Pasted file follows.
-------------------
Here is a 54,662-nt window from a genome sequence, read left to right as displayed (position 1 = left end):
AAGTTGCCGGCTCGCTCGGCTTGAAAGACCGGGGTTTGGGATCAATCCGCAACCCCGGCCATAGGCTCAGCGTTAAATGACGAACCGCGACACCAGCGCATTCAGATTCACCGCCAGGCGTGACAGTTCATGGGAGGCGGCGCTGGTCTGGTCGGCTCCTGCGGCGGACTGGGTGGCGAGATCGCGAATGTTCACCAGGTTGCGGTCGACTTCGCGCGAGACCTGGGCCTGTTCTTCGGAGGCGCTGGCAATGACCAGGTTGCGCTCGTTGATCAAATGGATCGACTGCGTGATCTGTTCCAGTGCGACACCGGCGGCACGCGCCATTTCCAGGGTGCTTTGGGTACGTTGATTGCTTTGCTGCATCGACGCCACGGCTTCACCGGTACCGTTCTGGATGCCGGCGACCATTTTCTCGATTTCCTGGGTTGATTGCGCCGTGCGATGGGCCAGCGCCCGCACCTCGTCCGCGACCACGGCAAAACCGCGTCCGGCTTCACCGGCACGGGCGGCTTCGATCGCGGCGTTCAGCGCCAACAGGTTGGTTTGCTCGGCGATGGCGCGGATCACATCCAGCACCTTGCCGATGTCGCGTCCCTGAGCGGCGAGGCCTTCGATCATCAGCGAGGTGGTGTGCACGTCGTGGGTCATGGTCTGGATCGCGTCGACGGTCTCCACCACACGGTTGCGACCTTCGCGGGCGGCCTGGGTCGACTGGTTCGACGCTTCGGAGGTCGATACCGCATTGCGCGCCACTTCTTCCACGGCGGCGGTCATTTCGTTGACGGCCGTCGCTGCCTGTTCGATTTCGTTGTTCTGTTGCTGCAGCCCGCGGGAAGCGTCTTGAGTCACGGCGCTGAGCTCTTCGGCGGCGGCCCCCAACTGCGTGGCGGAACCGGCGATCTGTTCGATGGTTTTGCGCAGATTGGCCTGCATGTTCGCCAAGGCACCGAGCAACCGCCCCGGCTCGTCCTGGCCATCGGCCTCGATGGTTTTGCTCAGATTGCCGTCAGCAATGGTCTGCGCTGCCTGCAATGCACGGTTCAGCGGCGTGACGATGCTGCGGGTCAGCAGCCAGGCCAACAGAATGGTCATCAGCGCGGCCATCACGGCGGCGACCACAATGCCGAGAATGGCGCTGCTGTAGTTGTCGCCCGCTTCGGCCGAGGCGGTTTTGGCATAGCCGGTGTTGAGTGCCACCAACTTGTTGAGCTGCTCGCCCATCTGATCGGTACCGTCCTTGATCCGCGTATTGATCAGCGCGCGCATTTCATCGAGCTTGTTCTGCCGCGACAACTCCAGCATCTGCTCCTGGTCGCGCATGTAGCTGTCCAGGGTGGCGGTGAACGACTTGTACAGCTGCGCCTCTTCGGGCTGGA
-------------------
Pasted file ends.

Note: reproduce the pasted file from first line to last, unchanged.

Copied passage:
Here is a 54,662-nt window from a genome sequence, read left to right as displayed (position 1 = left end):
AAGTTGCCGGCTCGCTCGGCTTGAAAGACCGGGGTTTGGGATCAATCCGCAACCCCGGCCATAGGCTCAGCGTTAAATGACGAACCGCGACACCAGCGCATTCAGATTCACCGCCAGGCGTGACAGTTCATGGGAGGCGGCGCTGGTCTGGTCGGCTCCTGCGGCGGACTGGGTGGCGAGATCGCGAATGTTCACCAGGTTGCGGTCGACTTCGCGCGAGACCTGGGCCTGTTCTTCGGAGGCGCTGGCAATGACCAGGTTGCGCTCGTTGATCAAATGGATCGACTGCGTGATCTGTTCCAGTGCGACACCGGCGGCACGCGCCATTTCCAGGGTGCTTTGGGTACGTTGATTGCTTTGCTGCATCGACGCCACGGCTTCACCGGTACCGTTCTGGATGCCGGCGACCATTTTCTCGATTTCCTGGGTTGATTGCGCCGTGCGATGGGCCAGCGCCCGCACCTCGTCCGCGACCACGGCAAAACCGCGTCCGGCTTCACCGGCACGGGCGGCTTCGATCGCGGCGTTCAGCGCCAACAGGTTGGTTTGCTCGGCGATGGCGCGGATCACATCCAGCACCTTGCCGATGTCGCGTCCCTGAGCGGCGAGGCCTTCGATCATCAGCGAGGTGGTGTGCACGTCGTGGGTCATGGTCTGGATCGCGTCGACGGTCTCCACCACACGGTTGCGACCTTCGCGGGCGGCCTGGGTCGACTGGTTCGACGCTTCGGAGGTCGATACCGCATTGCGCGCCACTTCTTCCACGGCGGCGGTCATTTCGTTGACGGCCGTCGCTGCCTGTTCGATTTCGTTGTTCTGTTGCTGCAGCCCGCGGGAAGCGTCTTGAGTCACGGCGCTGAGCTCTTCGGCGGCGGCCCCCAACTGCGTGGCGGAACCGGCGATCTGTTCGATGGTTTTGCGCAGATTGGCCTGCATGTTCGCCAAGGCACCGAGCAACCGCCCCGGCTCGTCCTGGCCATCGGCCTCGATGGTTTTGCTCAGATTGCCGTCAGCAATGGTCTGCGCTGCCTGCAATGCACGGTTCAGCGGCGTGACGATGCTGCGGGTCAGCAGCCAGGCCAACAGAATGGTCATCAGCGCGGCCATCACGGCGGCGACCACAATGCCGAGAATGGCGCTGCTGTAGTTGTCGCCCGCTTCGGCCGAGGCGGTTTTGGCATAGCCGGTGTTGAGTGCCACCAACTTGTTGAGCTGCTCGCCCATCTGATCGGTACCGTCCTTGATCCGCGTATTGATCAGCGCGCGCATTTCATCGAGCTTGTTCTGCCGCGACAACTCCAGCATCTGCTCCTGGTCGCGCATGTAGCTGTCCAGGGTGGCGGTGAACGACTTGTACAGCTGCGCCTCTTCGGGCTGGA